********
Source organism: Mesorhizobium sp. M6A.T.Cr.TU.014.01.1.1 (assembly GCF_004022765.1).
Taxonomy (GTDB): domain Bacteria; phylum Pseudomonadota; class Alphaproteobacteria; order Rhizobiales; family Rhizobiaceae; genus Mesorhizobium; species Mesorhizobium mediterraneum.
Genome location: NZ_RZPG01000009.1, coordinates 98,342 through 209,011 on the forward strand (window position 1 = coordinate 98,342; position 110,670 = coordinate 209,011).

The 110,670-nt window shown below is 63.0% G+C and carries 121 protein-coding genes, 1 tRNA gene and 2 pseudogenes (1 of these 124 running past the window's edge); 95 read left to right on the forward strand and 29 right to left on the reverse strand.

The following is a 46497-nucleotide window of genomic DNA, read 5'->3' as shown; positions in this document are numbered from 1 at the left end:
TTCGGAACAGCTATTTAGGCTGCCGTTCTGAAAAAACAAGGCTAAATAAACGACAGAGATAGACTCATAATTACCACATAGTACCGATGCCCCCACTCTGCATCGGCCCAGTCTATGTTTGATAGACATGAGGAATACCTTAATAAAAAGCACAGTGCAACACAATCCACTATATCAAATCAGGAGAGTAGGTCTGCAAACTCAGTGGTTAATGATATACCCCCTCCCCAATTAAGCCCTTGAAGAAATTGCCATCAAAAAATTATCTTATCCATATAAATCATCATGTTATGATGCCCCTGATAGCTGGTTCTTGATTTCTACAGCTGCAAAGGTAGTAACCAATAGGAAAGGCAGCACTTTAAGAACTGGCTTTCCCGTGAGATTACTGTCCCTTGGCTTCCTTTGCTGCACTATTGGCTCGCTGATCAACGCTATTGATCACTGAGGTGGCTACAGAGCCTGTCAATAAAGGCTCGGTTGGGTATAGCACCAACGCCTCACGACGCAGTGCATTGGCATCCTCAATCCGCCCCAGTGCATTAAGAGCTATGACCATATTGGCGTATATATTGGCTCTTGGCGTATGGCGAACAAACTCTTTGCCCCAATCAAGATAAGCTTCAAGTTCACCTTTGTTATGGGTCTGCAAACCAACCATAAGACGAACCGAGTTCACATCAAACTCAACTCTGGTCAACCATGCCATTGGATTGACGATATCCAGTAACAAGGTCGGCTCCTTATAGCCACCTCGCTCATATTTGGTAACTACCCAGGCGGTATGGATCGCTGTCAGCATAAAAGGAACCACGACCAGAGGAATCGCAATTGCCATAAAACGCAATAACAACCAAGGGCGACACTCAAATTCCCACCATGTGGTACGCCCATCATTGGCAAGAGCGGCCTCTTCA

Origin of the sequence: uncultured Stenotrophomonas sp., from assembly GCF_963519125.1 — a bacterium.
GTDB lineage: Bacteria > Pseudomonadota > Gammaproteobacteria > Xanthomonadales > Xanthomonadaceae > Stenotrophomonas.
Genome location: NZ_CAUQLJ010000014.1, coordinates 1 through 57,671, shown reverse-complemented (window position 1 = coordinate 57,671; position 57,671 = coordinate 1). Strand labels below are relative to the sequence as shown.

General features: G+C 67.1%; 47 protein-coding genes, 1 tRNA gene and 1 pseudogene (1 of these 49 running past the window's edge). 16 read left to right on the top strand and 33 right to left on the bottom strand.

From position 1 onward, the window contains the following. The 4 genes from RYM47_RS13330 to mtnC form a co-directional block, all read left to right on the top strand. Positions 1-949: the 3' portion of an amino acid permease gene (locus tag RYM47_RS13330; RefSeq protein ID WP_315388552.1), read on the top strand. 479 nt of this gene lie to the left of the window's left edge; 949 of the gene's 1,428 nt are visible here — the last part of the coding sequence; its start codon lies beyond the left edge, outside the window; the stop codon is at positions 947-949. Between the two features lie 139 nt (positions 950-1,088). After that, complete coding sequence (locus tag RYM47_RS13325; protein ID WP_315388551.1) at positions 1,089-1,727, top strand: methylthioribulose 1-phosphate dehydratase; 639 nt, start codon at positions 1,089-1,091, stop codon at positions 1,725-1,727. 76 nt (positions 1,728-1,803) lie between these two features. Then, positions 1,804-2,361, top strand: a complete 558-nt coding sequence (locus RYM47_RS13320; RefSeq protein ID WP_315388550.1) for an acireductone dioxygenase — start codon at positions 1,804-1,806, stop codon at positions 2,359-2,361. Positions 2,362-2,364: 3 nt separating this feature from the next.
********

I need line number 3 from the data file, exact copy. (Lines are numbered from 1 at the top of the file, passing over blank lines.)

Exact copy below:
Genome location: NZ_RZPG01000009.1, coordinates 98,342 through 209,011 on the forward strand (window position 1 = coordinate 98,342; position 110,670 = coordinate 209,011).